Setting them down, a matter of course.

Once in a while the fates will smile
On guys like Liriano.
Guys like Liriano
Suddenly hit the press
And fans cheer out with all the pride and joy that they possess.
None of the White Sox could hit–they were a mess.
When Liriano had it–he’d just impress.

What a scene, what a joy
What a lovely sight
When the Twins are the big sensation.
Even if it’s nothing much
Only this one night
It’s still a cause for celebration.
For now I just wanna see
A tremendous game, don’t you?
It’s a Central clash; neither great but both
In full view.

There’s no roof, they just played under open air.
Twenty thousand? It could be better.
But it must have ruled for those who made it there.
As days go, this one was red-letter.
It’s not just the best there is
Who put on this kind of show
Lightning can strike for the best and the worst
And now Liriano…

…Now at the Cell,
They put the “miss” into “Comiskey,” didn’t really prove their worth
Though you can’t tell
From just one game, tonight at least they stood back and let him excel
Clear as a bell, they fell
Francisco pitched so well!

ZACK Non-Attack

Unless the opposing pitcher is on your fantasy team, there’s really almost never a bad time for your team to get hits. There are times when it would be really, really nice for them to get hits, and then times when it’s not so important, but hey, the more the merrier. Fantasy aside, can we therefore conclude that it is always good for your team to get hits, and always the best course of action to root for them to do so?

No, we cannot. For we also appreciate the home fans we see in broadcasts of no-hitters we switch to, who start cheering for the visiting pitcher at the end of the game–tacitly rooting against their own batters. But when does the “end of the game” begin? When is it acceptable to switch your allegiance?

Enter the ZACK, a new statistic that hopes to measure the acceptability of rooting for a no-hitter against your own team. This is the first version of the formula, so the scale of some of the numbers involved might be off. Feel free to give feedback.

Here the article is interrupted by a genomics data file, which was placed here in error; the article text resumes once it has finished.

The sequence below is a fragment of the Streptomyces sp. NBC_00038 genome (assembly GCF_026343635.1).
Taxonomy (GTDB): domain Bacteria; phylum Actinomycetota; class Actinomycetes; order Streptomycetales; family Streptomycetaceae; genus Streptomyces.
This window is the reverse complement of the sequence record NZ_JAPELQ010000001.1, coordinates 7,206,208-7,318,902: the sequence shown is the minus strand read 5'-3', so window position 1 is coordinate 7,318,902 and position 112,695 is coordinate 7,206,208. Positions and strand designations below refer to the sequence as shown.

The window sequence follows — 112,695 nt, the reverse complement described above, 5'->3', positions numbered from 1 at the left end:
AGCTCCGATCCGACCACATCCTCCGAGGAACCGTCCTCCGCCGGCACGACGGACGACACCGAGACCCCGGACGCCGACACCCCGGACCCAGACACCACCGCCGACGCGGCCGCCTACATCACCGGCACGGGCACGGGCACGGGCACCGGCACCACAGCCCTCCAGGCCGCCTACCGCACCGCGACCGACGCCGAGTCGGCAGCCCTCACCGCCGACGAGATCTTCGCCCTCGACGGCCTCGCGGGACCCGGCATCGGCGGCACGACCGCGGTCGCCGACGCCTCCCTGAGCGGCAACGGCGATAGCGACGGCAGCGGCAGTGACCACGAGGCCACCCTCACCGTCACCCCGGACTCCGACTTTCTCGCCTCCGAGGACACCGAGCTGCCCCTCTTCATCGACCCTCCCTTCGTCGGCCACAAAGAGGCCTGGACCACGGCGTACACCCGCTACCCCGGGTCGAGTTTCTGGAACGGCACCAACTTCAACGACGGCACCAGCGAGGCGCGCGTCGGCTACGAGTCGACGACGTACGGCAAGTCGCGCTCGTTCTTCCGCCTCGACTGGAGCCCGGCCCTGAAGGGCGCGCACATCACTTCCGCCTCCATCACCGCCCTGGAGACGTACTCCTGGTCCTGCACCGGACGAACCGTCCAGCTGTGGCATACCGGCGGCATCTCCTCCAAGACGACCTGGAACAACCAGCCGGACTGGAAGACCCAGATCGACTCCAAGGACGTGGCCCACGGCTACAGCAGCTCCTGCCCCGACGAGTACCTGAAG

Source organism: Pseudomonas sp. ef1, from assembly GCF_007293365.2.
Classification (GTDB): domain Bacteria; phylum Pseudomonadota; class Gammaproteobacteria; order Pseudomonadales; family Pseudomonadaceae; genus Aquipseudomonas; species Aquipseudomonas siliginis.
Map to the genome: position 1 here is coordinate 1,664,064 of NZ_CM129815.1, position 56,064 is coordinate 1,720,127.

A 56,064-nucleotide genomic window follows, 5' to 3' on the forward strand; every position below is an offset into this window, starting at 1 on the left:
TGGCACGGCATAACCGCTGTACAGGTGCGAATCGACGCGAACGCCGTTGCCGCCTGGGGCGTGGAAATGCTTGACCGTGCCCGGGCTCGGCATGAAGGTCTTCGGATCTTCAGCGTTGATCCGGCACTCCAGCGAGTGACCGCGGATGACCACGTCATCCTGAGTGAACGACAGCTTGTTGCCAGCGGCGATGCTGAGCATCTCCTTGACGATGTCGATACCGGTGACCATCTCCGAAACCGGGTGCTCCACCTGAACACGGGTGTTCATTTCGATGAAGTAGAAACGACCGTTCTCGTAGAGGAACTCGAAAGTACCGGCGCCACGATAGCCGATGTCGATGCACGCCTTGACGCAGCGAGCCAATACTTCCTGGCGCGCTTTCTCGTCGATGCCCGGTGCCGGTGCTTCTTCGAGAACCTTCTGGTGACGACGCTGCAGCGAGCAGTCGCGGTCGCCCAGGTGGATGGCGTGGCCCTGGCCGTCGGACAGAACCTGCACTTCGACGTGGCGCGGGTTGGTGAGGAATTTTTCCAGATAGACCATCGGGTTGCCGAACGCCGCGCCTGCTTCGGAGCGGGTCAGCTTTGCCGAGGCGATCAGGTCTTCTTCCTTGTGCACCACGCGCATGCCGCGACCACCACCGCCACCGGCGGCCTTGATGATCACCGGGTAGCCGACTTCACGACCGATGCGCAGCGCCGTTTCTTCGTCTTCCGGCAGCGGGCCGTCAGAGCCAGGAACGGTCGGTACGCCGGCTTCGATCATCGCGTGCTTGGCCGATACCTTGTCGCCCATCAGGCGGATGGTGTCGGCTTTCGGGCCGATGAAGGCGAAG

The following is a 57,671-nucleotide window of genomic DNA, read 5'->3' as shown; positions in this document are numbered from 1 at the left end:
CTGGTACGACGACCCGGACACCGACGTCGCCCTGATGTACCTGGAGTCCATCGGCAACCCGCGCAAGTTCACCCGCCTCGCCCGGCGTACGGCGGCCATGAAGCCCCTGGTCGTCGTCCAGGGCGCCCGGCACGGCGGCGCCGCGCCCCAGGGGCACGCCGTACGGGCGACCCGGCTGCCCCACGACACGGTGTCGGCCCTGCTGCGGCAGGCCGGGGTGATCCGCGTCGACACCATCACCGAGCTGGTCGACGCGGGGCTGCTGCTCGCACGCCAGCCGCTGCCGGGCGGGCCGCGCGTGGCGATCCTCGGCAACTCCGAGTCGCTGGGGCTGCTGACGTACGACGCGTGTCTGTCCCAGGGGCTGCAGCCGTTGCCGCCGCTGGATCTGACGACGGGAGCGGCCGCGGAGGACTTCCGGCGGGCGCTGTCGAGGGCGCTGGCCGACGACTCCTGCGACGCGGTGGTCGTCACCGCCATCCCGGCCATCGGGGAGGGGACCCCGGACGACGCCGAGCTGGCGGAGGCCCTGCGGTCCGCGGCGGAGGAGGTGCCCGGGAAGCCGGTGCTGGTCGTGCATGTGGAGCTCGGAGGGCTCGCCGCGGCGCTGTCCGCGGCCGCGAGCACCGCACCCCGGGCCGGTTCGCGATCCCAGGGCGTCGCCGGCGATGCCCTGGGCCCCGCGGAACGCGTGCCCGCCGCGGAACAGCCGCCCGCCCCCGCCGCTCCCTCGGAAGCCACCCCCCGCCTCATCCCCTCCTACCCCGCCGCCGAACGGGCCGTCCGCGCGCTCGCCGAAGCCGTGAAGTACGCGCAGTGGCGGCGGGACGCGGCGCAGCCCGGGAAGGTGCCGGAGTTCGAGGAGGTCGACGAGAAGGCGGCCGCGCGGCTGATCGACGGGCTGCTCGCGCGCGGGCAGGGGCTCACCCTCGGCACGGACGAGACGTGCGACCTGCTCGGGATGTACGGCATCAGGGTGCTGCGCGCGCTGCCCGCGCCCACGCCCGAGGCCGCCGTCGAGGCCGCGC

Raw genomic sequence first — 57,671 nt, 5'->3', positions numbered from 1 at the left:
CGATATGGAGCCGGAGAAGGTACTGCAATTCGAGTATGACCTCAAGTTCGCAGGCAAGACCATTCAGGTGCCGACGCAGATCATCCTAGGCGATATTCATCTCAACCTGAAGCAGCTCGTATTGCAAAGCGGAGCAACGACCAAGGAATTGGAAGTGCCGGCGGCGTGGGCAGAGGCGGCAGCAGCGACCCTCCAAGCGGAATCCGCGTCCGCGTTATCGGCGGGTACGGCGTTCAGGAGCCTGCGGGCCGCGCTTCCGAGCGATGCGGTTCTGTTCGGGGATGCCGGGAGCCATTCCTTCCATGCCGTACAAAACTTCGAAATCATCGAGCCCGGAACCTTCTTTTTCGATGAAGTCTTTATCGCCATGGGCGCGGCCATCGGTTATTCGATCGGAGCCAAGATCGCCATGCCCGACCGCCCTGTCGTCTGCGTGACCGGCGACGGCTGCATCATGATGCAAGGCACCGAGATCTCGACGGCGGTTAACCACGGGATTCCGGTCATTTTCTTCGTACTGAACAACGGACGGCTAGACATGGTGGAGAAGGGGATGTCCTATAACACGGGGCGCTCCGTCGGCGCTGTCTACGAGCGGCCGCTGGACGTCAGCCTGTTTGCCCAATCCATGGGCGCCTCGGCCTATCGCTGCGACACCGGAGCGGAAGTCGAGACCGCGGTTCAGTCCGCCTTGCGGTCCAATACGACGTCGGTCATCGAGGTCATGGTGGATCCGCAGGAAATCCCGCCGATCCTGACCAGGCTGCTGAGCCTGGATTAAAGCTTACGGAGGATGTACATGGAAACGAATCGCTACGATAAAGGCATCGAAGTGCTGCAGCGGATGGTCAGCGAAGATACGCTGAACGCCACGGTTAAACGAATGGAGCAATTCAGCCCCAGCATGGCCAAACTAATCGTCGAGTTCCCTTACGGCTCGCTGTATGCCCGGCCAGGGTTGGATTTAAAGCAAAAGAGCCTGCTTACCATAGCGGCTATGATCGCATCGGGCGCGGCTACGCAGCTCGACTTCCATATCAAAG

ZACK is derived from four variables: ZACK=Z*(A+C+K). Each of these letters stands for a different question that a fan might implicitly consider on these occasions:

Z is for Zone? (Where am I?)
A is for Accomplishment? (How far along is this game?)
C is for Crucial? (Is this an important game to win?)
K is for Killed? (Are we getting killed out there?)

Here’s how you compute these…

Zone. We take as our baseline being actually present at the game; if you’re at the game, Z=1 so it won’t make a difference when you multiply it by the sum and you can move on to A. If you’re not at the game…
…but you’ve been paying attention (through any chosen medium) from the start, Z=3/4
…but you’re been paying attention for a while, Z =2/3
…but you just started paying attention because someone has alluded to what’s going on, Z=1/2 (You may think that this should be strange for a game involving “your team”, but perhaps they’re only “your team” in the league you don’t care about quite as much and you’re busy watching a different game.)
…but you just started paying attention because someone has explicitly told you what’s going on, step away from the computer (or open a new tab), and give that person a stern talking-to from me.

Accomplishment. The editors of MLB.com apparently believe in a “bright line test” after the fifth inning or so, allowing live look-ins after a specific point in the game. I do not; no inning should be disproportionately important. (If the correct answer to the question posed at the end of the second paragraph is “the seventh inning, period”, we wouldn’t be having this conversation.)

So, my first principle in ZACK is that each inning is equally important. Therefore, A=8 at the beginning of the game, and increases by 1 for every out recorded by the opposing pitcher, whether that out comes in the first inning or the ninth. (Well, actually, I didn’t consider extra innings. Maybe A should go up by 2 for every out beyond the twenty-seventh!)

However, I can appreciate that completing a half-inning may have more subjective value than just three outs. So, A increases by an extra 1 for every half-inning completed. (The A value for a game could go 8-9-10-12-13-14-16 through the first two innings if all the batters go down in order.)

Subtract that original 8 from your A value if your team has gotten on base through other means.